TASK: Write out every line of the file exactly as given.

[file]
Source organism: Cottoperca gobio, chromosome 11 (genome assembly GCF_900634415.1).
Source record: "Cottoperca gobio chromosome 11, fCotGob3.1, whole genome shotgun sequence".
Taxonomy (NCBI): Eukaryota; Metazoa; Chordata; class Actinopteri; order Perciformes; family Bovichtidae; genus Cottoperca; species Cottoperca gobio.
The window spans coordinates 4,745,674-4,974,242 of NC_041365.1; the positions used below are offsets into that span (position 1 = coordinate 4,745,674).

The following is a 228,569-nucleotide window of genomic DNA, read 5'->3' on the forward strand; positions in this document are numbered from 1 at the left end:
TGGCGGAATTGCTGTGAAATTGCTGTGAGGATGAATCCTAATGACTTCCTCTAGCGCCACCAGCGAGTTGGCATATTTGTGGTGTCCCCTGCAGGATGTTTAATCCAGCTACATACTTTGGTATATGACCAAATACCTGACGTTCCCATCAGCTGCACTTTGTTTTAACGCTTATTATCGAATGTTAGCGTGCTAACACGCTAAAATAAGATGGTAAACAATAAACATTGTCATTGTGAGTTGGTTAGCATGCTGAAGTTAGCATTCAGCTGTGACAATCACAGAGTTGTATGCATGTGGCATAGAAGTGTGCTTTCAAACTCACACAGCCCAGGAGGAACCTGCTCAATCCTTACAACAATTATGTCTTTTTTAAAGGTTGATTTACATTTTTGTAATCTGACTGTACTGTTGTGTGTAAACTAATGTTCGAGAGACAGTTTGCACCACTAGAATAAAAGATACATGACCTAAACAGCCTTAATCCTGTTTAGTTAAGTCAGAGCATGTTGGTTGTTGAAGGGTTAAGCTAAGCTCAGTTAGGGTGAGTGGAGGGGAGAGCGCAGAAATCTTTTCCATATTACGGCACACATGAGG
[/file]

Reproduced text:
Source organism: Cottoperca gobio, chromosome 11 (genome assembly GCF_900634415.1).
Source record: "Cottoperca gobio chromosome 11, fCotGob3.1, whole genome shotgun sequence".
Taxonomy (NCBI): Eukaryota; Metazoa; Chordata; class Actinopteri; order Perciformes; family Bovichtidae; genus Cottoperca; species Cottoperca gobio.
The window spans coordinates 4,745,674-4,974,242 of NC_041365.1; the positions used below are offsets into that span (position 1 = coordinate 4,745,674).

The following is a 228,569-nucleotide window of genomic DNA, read 5'->3' on the forward strand; positions in this document are numbered from 1 at the left end:
TGGCGGAATTGCTGTGAAATTGCTGTGAGGATGAATCCTAATGACTTCCTCTAGCGCCACCAGCGAGTTGGCATATTTGTGGTGTCCCCTGCAGGATGTTTAATCCAGCTACATACTTTGGTATATGACCAAATACCTGACGTTCCCATCAGCTGCACTTTGTTTTAACGCTTATTATCGAATGTTAGCGTGCTAACACGCTAAAATAAGATGGTAAACAATAAACATTGTCATTGTGAGTTGGTTAGCATGCTGAAGTTAGCATTCAGCTGTGACAATCACAGAGTTGTATGCATGTGGCATAGAAGTGTGCTTTCAAACTCACACAGCCCAGGAGGAACCTGCTCAATCCTTACAACAATTATGTCTTTTTTAAAGGTTGATTTACATTTTTGTAATCTGACTGTACTGTTGTGTGTAAACTAATGTTCGAGAGACAGTTTGCACCACTAGAATAAAAGATACATGACCTAAACAGCCTTAATCCTGTTTAGTTAAGTCAGAGCATGTTGGTTGTTGAAGGGTTAAGCTAAGCTCAGTTAGGGTGAGTGGAGGGGAGAGCGCAGAAATCTTTTCCATATTACGGCACACATGAGG